Barnes adds that a good soldier's "great object is to approve himself to (his Commander). It is not to pursue his own plans, or to have his own will, or to accumulate property or fame for himself. His will is absorbed in the will of his commander, and his purpose is accomplished if he meet with his approbation. Nowhere else is it so true that the will of one becomes lost in that of another, as in the case of the soldier. In an army it is contemplated that there shall be but one mind, one heart, one purpose - that of the commander; and that the whole army shall be as obedient to that as the members of the human body are to the one will that controls all. The application of this is obvious. The grand purpose of the minister of the gospel is to please Christ. He is to pursue no separate plans, and to have no separate will, of his own; and it is contemplated that the whole “Corps” of Christian ministers and members of the churches shall be as entirely subordinate to the will of Christ, as an army is to the orders of its chief. (Albert Barnes' Notes on the Bible)

 William Barclay asks - What then were the qualities of the soldier which Paul would have repeated in the Christian life?

(i) The soldier's service must be a concentrated service. Once a man has enlisted on a campaign he can no longer involve himself in the ordinary daily business of life and living; he must concentrate on his service as a soldier. The Roman code of Theodosius said: "We forbid men engaged on military service to engage in civilian occupations." A soldier is a soldier and nothing else; the Christian must concentrate on his Christianity. That does not mean that he must engage on no worldly task or business. He must still live in this world, and he must still make a living; but it does mean that he must use whatever task he is engaged upon to demonstrate his Christianity.

(ii) The soldier is conditioned to obedience. The early training of a soldier is designed to make him unquestioningly obey the word of command. There may come a time when such instinctive obedience will save his life and the lives of others. There is a sense in which it is no part of the soldier's duty "to know the reason why." Involved as he is in the midst of the battle, he cannot see the over-all picture. The decisions he must leave to the commander who sees the whole field. The first Christian duty is obedience to the voice of God, and acceptance even of that which he cannot understand.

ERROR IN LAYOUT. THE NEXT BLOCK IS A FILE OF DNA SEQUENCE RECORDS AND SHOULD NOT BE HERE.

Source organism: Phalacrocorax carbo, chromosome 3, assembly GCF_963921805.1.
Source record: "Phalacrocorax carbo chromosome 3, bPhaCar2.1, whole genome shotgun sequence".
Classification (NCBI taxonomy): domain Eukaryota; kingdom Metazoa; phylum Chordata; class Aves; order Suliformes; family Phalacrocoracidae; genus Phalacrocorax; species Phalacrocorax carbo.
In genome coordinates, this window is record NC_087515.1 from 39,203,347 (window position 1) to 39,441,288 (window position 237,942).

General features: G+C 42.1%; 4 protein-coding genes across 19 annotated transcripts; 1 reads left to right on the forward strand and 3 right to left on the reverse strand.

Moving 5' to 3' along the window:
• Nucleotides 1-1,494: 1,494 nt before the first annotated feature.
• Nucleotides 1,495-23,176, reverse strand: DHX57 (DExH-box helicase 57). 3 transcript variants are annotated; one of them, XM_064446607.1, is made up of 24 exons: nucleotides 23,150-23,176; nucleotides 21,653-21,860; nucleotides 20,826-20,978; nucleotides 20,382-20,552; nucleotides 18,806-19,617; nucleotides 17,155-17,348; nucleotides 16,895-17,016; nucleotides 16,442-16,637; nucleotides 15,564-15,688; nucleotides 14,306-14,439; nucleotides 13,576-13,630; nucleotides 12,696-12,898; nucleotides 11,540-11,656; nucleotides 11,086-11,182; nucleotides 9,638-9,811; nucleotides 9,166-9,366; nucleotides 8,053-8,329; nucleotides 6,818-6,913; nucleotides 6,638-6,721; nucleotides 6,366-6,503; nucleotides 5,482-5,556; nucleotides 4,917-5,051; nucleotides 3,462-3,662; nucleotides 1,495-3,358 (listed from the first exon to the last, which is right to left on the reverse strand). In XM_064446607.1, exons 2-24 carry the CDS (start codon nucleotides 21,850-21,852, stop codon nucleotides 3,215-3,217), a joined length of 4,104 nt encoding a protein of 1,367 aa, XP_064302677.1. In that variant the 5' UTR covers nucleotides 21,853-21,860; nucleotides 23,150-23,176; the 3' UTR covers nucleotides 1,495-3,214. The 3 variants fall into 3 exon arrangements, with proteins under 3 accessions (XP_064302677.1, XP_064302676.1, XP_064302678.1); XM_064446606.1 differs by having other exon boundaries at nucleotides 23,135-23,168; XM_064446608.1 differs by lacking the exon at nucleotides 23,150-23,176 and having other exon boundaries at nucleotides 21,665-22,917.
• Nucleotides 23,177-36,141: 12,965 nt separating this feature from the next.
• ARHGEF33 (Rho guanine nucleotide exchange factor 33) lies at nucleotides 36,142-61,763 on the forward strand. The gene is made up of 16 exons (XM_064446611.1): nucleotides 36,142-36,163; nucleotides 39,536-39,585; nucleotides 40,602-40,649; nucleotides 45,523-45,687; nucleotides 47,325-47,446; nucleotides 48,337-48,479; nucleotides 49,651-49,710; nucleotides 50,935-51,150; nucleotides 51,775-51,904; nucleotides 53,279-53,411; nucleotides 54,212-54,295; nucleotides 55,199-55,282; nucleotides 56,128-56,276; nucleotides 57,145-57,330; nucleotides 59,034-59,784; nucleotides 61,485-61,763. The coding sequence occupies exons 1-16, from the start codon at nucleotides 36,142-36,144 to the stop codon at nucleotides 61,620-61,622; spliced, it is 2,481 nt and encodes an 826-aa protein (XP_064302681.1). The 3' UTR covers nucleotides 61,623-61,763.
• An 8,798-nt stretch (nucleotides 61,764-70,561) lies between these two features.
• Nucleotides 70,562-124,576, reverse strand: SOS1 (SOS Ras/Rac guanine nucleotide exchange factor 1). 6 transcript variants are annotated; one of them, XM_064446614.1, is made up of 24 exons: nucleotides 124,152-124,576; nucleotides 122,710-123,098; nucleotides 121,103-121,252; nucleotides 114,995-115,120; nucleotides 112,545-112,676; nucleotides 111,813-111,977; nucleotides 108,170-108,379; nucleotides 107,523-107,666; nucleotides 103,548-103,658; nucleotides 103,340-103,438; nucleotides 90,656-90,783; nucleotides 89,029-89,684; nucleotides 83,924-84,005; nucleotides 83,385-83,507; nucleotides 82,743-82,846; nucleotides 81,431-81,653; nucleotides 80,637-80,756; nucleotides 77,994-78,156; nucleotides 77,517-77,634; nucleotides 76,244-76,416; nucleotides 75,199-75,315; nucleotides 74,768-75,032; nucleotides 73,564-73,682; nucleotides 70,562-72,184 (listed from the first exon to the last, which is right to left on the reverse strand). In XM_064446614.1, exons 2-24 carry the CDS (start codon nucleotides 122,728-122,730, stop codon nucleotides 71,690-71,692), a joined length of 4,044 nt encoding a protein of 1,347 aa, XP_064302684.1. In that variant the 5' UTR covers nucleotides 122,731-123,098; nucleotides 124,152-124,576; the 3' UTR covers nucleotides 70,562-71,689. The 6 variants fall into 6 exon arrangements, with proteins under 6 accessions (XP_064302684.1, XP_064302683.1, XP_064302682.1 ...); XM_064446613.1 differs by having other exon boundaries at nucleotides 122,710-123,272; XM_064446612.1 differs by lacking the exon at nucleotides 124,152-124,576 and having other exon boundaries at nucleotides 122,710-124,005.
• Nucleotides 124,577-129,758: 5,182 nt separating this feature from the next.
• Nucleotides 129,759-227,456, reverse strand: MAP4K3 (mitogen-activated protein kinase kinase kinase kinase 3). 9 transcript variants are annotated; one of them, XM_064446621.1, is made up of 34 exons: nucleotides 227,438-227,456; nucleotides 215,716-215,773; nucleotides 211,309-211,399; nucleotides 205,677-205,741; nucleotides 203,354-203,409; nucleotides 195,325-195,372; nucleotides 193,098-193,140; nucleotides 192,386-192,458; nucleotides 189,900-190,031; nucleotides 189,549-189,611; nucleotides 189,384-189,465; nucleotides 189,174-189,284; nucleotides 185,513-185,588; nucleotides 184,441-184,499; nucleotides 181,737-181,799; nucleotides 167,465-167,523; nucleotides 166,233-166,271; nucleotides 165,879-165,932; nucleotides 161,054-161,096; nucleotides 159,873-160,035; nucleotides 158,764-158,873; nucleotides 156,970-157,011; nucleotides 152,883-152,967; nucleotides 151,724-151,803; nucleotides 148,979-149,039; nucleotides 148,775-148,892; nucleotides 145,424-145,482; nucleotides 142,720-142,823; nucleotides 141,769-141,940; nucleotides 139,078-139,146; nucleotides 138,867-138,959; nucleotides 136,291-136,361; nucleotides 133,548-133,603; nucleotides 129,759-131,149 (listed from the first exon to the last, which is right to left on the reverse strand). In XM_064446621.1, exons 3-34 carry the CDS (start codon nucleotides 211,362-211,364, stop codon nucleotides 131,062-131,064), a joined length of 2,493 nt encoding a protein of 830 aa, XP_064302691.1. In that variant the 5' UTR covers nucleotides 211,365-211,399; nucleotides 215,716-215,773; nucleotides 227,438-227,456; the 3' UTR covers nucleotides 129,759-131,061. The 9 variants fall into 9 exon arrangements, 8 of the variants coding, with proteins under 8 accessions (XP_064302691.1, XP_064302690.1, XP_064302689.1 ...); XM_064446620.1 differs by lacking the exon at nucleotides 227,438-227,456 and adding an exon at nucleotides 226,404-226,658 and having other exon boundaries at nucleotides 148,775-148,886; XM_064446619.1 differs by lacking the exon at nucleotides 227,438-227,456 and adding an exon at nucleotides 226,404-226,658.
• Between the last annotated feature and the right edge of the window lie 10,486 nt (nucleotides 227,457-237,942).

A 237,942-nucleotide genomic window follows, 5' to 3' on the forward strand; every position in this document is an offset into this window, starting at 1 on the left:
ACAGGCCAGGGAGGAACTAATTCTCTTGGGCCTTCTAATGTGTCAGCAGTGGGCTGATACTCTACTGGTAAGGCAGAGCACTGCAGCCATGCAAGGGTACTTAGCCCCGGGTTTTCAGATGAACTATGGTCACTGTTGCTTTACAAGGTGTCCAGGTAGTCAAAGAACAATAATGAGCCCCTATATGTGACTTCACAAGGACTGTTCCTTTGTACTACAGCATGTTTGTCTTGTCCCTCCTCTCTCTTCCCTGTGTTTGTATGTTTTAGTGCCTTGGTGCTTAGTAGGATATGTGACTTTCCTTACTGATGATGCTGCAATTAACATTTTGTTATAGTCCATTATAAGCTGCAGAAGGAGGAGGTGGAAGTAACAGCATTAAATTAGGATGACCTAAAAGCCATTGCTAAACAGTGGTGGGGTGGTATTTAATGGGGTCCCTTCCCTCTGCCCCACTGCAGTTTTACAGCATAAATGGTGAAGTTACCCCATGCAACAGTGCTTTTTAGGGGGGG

(iii) The soldier is conditioned to sacrifice. A. J. Gossip tells how, as a chaplain in the 1914-18 war, he was going up the line for the first time. War and blood, and wounds and death were new to him. On his way he saw by the roadside, left behind after the battle, the body of a young kilted Highlander. Oddly, perhaps, there flashed into his mind the words of Christ: "This is my body broken for you." The Christian must ever be ready to sacrifice himself, his wishes and his fortune, for God and for his fellow-men.

(iv) The soldier is conditioned to loyalty. When the Roman soldier joined the army he took the sacramentum (See discussion of sacramentum), the oath of loyalty to his emperor. Someone records a conversation between Marshal Foch and an officer in the 1914-18 war. "You must not retire," said Foch, "you must hold on at all costs." "Then," said the officer aghast, "that means we must all die." And Foch answered: "Precisely!" The soldier's supreme virtue is that he is faithful unto death. (Ed: Cp Paul in his last letter - 2Ti 4:6-8) The Christian too must be loyal to Jesus Christ, through all the chances and the changes of life, down even to the gates of death. (